Labour Shortage or Dated Recruitment and Retention Practices?

The regional unemployment rate for Vancouver Island is about 5.0%. The outlook for the BC Labour Market for 2019-2029 is comprised of:

  • 37,600 new jobs due to economic growth

  • 106,200 replacement jobs due to retiring workers

Top occupations include:

  • Retail salesperson

  • Registered nurses

  • Retail and wholesale managers

  • Nurse aides

  • Administrative officers

  • Social and community service workers

  • Janitors, caretakers and building superintendents

  • Food counter attendants

  • Teachers

The greatest factors attributing to the labour shortage include:

  • Lack of affordable housing

  • Poor transit options

  • Cost of living

  • CRB/EI Options

  • Work from home options

With many organizations, institutions and sectors facing challenges related to recruitment and retention of workers, it is necessary that employers tap into creative solutions to address these challenges. For example, in the United States, the construction sector has been tapping into rehabilitating and re-entering prisoners into the workforce. Other solutions include modifying work arrangements to allow parents to return to work on part-time or partial basis. The biggest untapped potential is attracting, recruiting and retaining young Indigenous workers. On the other end, less extreme measures and solutions, ranging from practical, attainable and competitive include:

  • Modifying organizational policies to be more flexible, inclusive and accommodating (e.g., sick days, vacation, hours of work, benefits, insurance, pension etc.)

  • Adopting the 4-day work week

  • Reducing hours or days of work

  • Shifting the workplace to be more task/project-oriented versus hour oriented

  • Promoting job enrichment/sharing through the creation of base-line positions and awarding projects and tasks based on a bidding/expression of interest process (accompanied by an increase in pay and responsibility for a specified duration)

  • Partnering with other organizations and create/establish work sharing options, education and training

  • Engaging with referral bonuses and recruiting agencies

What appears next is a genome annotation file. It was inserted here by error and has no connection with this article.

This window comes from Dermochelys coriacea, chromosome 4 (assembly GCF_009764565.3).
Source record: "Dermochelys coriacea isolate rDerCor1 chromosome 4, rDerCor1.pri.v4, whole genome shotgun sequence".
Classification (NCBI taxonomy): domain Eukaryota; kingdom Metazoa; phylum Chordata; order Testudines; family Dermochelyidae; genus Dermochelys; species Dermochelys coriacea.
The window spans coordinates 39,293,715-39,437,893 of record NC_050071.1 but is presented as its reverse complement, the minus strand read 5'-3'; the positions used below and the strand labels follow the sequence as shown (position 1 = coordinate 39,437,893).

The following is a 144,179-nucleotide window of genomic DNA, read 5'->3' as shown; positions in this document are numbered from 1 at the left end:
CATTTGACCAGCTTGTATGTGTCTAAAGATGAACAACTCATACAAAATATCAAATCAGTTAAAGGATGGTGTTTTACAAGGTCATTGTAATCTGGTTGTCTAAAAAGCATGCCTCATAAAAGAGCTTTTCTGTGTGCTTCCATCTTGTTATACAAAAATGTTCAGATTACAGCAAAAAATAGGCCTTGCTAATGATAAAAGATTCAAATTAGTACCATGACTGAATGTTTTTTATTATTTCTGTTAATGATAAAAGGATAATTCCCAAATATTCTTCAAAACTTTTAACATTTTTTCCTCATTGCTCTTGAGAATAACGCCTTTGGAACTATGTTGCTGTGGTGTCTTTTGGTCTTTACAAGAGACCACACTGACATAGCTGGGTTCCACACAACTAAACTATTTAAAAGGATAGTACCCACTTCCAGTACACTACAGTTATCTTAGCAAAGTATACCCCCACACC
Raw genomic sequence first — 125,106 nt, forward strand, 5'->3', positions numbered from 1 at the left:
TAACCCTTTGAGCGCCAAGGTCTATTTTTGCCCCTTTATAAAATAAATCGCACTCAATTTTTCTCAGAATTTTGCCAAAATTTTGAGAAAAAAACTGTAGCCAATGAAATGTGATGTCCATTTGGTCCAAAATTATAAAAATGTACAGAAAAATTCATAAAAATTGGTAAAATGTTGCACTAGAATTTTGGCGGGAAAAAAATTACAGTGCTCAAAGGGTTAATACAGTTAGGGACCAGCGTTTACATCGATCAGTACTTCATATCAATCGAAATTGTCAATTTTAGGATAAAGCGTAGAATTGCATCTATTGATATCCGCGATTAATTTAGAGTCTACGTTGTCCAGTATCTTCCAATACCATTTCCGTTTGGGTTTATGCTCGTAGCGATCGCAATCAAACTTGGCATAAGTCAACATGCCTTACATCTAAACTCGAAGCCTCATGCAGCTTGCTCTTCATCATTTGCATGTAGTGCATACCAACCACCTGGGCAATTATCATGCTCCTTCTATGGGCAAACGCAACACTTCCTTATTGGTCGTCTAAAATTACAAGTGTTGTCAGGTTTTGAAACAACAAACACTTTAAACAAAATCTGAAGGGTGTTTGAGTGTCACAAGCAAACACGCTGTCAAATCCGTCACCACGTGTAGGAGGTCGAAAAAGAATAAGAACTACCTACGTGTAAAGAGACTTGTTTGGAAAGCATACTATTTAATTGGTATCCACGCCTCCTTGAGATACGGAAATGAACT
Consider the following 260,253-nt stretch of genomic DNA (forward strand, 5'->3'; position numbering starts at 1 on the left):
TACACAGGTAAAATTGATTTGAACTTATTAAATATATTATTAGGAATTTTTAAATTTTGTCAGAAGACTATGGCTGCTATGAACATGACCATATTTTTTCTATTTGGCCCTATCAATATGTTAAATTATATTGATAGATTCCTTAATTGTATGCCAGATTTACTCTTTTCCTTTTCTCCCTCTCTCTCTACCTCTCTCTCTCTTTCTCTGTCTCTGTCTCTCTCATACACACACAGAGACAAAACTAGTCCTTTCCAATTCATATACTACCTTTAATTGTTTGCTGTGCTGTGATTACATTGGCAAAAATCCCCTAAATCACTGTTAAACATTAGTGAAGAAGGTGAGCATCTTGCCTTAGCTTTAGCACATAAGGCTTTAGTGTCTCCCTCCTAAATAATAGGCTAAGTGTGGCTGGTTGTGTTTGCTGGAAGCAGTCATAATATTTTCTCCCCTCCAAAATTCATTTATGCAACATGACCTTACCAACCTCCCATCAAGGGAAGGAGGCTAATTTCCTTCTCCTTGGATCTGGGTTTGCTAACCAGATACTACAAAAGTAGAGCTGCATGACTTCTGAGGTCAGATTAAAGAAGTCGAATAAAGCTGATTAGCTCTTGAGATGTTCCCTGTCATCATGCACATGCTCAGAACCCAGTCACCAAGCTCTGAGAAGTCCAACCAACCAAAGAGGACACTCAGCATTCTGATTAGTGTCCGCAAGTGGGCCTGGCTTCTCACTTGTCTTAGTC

• Shortening and streamlining the recruitment process

  • Embracing remote work opportunities to target and reach a better pool of candidates

  • Developing pathways to employment and career development

In terms of tapping into the Indigenous labour pool consider the following tactics:

  • Learning about the Truth and Reconciliation Commission Calls to Action, The Final Report on MMIWG and BC's Declaration on the Rights of Indigenous Peoples Act

  • Decolonizing/Indigenizing policies, procedures, the built environment and ways of doing things

  • Committing to developing and fostering Indigenous talent of all ages and all levels of the organization

  • Establishing Indigenous recruitment, inclusion and retention strategies throughout all levels of the organization, not specific to a role, person or department

  • Promoting Indigenous leadership positions

  • Creating learning opportunities for non-Indigenous people to engage and learn Indigenous ways of being

  • Incorporating history, land, art and language into the workplace

  • Supporting Indigenous organizations, businesses, relationships, programs and services

  • Embedding culture and protocol into organizational practices when appropriate

All and all, the labor market is proving to be a competitive landscape and it is becoming more apparent and necessary to think outside of the box, and implement innovative and forward thinking solutions. It is also necessary to incorporate and embed reconciliation and Indigenization into current work practices, structures and systems. Not only will it help you meet your current operational needs, but Indigenization and reconciliation has the ability to expand your business into the Indigenous economy.


*Please note these are only ideas and suggestions and are not to be considered legal or formal recommendations

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